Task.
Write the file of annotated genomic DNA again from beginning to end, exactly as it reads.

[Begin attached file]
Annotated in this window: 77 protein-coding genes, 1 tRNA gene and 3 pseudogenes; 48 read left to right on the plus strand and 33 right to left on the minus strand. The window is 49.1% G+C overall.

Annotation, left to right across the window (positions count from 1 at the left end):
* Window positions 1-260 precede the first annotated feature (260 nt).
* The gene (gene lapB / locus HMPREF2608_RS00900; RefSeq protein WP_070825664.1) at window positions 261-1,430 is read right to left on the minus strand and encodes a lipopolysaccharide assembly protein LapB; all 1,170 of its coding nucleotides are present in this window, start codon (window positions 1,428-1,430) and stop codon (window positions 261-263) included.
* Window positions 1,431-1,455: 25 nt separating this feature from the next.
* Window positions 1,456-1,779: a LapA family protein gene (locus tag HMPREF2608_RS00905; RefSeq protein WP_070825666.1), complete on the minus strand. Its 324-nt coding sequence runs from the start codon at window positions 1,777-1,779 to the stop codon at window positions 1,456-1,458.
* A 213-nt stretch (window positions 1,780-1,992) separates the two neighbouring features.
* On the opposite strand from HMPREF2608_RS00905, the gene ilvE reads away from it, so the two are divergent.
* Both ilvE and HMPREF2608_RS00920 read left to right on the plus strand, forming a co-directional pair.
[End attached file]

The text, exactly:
Annotated in this window: 77 protein-coding genes, 1 tRNA gene and 3 pseudogenes; 48 read left to right on the plus strand and 33 right to left on the minus strand. The window is 49.1% G+C overall.

Annotation, left to right across the window (positions count from 1 at the left end):
* Window positions 1-260 precede the first annotated feature (260 nt).
* The gene (gene lapB / locus HMPREF2608_RS00900; RefSeq protein WP_070825664.1) at window positions 261-1,430 is read right to left on the minus strand and encodes a lipopolysaccharide assembly protein LapB; all 1,170 of its coding nucleotides are present in this window, start codon (window positions 1,428-1,430) and stop codon (window positions 261-263) included.
* Window positions 1,431-1,455: 25 nt separating this feature from the next.
* Window positions 1,456-1,779: a LapA family protein gene (locus tag HMPREF2608_RS00905; RefSeq protein WP_070825666.1), complete on the minus strand. Its 324-nt coding sequence runs from the start codon at window positions 1,777-1,779 to the stop codon at window positions 1,456-1,458.
* A 213-nt stretch (window positions 1,780-1,992) separates the two neighbouring features.
* On the opposite strand from HMPREF2608_RS00905, the gene ilvE reads away from it, so the two are divergent.
* Both ilvE and HMPREF2608_RS00920 read left to right on the plus strand, forming a co-directional pair.